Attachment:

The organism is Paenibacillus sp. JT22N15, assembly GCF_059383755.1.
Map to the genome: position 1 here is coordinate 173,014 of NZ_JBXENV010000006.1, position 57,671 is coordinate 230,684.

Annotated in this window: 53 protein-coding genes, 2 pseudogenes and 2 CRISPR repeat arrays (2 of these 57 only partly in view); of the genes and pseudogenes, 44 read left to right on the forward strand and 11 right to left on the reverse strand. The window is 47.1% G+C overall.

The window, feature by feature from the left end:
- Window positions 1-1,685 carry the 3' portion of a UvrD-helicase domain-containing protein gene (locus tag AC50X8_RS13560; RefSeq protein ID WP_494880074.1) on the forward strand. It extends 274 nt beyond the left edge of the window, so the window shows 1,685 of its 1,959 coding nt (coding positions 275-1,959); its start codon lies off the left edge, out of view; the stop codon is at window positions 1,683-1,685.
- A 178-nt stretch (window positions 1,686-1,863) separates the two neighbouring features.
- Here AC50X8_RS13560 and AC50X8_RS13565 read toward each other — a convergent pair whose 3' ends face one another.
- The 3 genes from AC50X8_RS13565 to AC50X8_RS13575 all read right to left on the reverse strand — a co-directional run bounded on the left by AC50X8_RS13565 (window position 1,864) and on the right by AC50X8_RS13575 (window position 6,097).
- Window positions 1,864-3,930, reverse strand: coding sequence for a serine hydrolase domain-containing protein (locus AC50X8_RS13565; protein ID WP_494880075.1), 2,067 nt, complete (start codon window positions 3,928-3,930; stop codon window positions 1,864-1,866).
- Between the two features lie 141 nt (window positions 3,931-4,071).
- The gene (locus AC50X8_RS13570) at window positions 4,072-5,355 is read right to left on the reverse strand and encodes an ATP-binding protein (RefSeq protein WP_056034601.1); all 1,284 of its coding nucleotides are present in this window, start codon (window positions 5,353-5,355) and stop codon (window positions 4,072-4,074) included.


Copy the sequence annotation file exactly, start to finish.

The organism is Paenibacillus sp. JT22N15, assembly GCF_059383755.1.
Map to the genome: position 1 here is coordinate 173,014 of NZ_JBXENV010000006.1, position 57,671 is coordinate 230,684.

Annotated in this window: 53 protein-coding genes, 2 pseudogenes and 2 CRISPR repeat arrays (2 of these 57 only partly in view); of the genes and pseudogenes, 44 read left to right on the forward strand and 11 right to left on the reverse strand. The window is 47.1% G+C overall.

The window, feature by feature from the left end:
- Window positions 1-1,685 carry the 3' portion of a UvrD-helicase domain-containing protein gene (locus tag AC50X8_RS13560; RefSeq protein ID WP_494880074.1) on the forward strand. It extends 274 nt beyond the left edge of the window, so the window shows 1,685 of its 1,959 coding nt (coding positions 275-1,959); its start codon lies off the left edge, out of view; the stop codon is at window positions 1,683-1,685.
- A 178-nt stretch (window positions 1,686-1,863) separates the two neighbouring features.
- Here AC50X8_RS13560 and AC50X8_RS13565 read toward each other — a convergent pair whose 3' ends face one another.
- The 3 genes from AC50X8_RS13565 to AC50X8_RS13575 all read right to left on the reverse strand — a co-directional run bounded on the left by AC50X8_RS13565 (window position 1,864) and on the right by AC50X8_RS13575 (window position 6,097).
- Window positions 1,864-3,930, reverse strand: coding sequence for a serine hydrolase domain-containing protein (locus AC50X8_RS13565; protein ID WP_494880075.1), 2,067 nt, complete (start codon window positions 3,928-3,930; stop codon window positions 1,864-1,866).
- Between the two features lie 141 nt (window positions 3,931-4,071).
- The gene (locus AC50X8_RS13570) at window positions 4,072-5,355 is read right to left on the reverse strand and encodes an ATP-binding protein (RefSeq protein WP_056034601.1); all 1,284 of its coding nucleotides are present in this window, start codon (window positions 5,353-5,355) and stop codon (window positions 4,072-4,074) included.